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6 Bold Reasons To Stop Wearing Makeup

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6 Bold Reasons To Stop Wearing Makeup

Two years ago I’ve stopped wearing makeup. I didn’t do it to make a statement or with some other particular reason in mind. I just felt that I don’t need it anymore. I did not want to seem prettier than I am with glossy eye-shadows or hide my imperfections under a thick layer of creams and foundation.

On the contrary, going all natural made me feel sexier and more self-confident.

To all you girls that do love wearing makeup, I mean no disrespect. However, here are six reasons why you may want to go make-up free for at least a week.

1. Your skin will thank you

Even if you don’t realize it, most of the makeup you wear is toxic. Cosmetic products are not subjected to the same checks as food or medicine before being released to the mass market. It is the sole responsibility of the manufacturer to decided whether a product is safe to use or not.

Unfortunately, a lot of them do contain harmful substances that get instantly absorbed by your skin. For instance, popular cosmetics ingredients such as sodium benzoate, propylene glycol and a number of other acids (not to mention parabens and carcinogens) cause allergic reactions on most skin types.

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Secondly, if you’d like to have the perfect blemish-free and glowing skin, covering it up with tons of foundation won’t help you with that. If you wear makeup all day, some of it will inevitably seep into your skin pores, causing them to enlarge and result in acne and blemishes.

2. You will have more free time

On average women in the US apply 17 beauty products before leaving the house and spend around an hour to get their looks together. Another study showed that women around the world waste 474 days of their lives applying makeup.

Just think for a second how many amazing things you could do instead – learn a new language, have more incredible travel experiences or master photography.

Once I stopped wearing makeup, I had one spare hour in the morning that I could either use to get extra sleep (which is delightful indeed) or turn into a productive activity like working on my blog or learning French.

Is there’s something you always wanted to start doing but never had time for? Well, why don’t you do it in the morning instead of applying your makeup?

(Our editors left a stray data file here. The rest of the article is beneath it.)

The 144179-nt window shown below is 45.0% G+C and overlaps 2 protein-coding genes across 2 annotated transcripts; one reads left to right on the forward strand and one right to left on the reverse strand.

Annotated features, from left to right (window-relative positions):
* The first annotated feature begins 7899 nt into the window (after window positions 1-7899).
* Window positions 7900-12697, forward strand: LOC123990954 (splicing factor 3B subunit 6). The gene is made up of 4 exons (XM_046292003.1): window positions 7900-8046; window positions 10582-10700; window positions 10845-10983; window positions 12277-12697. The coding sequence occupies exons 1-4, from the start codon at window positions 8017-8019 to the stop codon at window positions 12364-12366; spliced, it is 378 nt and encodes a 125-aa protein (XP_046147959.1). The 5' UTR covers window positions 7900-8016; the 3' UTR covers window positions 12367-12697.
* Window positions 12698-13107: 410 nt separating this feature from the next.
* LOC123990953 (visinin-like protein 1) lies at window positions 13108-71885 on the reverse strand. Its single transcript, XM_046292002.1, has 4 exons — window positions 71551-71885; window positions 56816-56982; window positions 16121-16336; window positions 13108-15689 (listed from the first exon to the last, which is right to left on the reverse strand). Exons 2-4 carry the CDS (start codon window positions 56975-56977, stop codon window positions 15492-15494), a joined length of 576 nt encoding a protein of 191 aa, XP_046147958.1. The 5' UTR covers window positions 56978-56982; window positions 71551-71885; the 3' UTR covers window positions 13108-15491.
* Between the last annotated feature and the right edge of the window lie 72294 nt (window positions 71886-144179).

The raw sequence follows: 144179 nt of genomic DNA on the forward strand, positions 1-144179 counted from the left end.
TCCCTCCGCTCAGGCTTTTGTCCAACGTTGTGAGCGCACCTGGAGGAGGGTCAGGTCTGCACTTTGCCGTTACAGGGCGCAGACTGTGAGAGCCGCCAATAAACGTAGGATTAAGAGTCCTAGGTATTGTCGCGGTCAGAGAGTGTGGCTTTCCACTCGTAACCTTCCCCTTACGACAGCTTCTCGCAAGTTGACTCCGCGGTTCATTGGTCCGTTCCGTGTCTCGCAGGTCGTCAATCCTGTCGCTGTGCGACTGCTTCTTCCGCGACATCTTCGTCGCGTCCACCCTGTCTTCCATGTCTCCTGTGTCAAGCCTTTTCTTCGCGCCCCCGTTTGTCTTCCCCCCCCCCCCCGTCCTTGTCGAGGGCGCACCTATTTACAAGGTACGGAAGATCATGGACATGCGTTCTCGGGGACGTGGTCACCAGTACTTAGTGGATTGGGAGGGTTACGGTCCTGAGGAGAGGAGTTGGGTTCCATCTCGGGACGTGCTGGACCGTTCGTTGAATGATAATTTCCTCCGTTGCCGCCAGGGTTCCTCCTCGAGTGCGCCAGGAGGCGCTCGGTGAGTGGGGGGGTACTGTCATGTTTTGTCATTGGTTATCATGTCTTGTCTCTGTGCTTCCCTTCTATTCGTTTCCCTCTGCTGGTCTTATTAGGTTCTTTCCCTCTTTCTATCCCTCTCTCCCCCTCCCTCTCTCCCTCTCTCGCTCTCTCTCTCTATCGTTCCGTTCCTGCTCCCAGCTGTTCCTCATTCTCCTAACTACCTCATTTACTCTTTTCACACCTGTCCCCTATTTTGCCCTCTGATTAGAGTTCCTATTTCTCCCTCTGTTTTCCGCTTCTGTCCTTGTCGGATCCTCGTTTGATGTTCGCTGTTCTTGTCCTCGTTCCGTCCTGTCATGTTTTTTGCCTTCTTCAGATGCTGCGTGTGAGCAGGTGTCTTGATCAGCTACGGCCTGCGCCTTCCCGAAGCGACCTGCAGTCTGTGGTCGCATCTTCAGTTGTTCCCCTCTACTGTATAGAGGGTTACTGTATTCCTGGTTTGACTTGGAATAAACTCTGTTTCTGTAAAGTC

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3. You will learn to love your flaws

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    Learning to love yourself and embrace your flaws is one of the biggest challenges everyone faces. At first, when you go makeup free, you’ll feel exposed. You are no longer hidden behind a fancy facade with all the pimples, freckles and other tiny defects you can’t tolerate disguised under a deep layer of powder.

    Do you want to know a secret? No one actually pays attention to your tiny imperfections except you! You should stop treating them like “flaws” and think of them as your “specialty.”

    4. You will be more at peace with yourself

    One of the most common things I hear from my girlfriends is that “Makeup makes me feel more beautiful.” The truth is – it shouldn’t!

    Last year Marc Jacobson models walked down the runway with no makeup; Cate Blanchett, Monica Bellucci, Eva Herzigova, Jessica Simpson and even Brad Pitt have been featured on top magazine covers with no makeup or Photoshop re-touсhing.

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    You should not allow anyone to judge you solely by how you look (and ditch those people who do!) or allow someone to get you down just because they have a different idea about how people should be presented.

    Giving up makeup is just another small step towards making peace with your body image and your soul.

    5. You will start feeling more confident

    Unfortunately, applying mascara and eye shadows will not help you boost your self-esteem and confidence. Instead of covering up yourself, you should focus on loving your natural look and embracing yourself. Your confidence will skyrocket once you learn to accept yourself the way you are.

    I used to think that if I were to stop wearing makeup, I would be considered less attractive and date-able by the opposite sex. In reality, I met my significant other while tripping through the moist Indonesian jungles.

    He thought I was beautiful from the first moment he saw me hiking up the volcano – all sweaty and red-cheeked. He has kept telling me that I’m beautiful every day since then.

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    Ditching the mindset that your self-confidence depends on your makeup, you will start building it up on the right principles: self-respect, positive attitude and competence

    6.  You will start appreciating life on a deeper level

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      Embracing your natural look is the foundation of a life rooted in simplicity and in harmony with yourself.

      Chasing trends and fighting to comply with social norms and beauty standards is exhausting. So is spending a huge chunk of money on beauty products in hopes they would make you feel “prettier” and thus “better,” yet leaving you feeling devastated instead.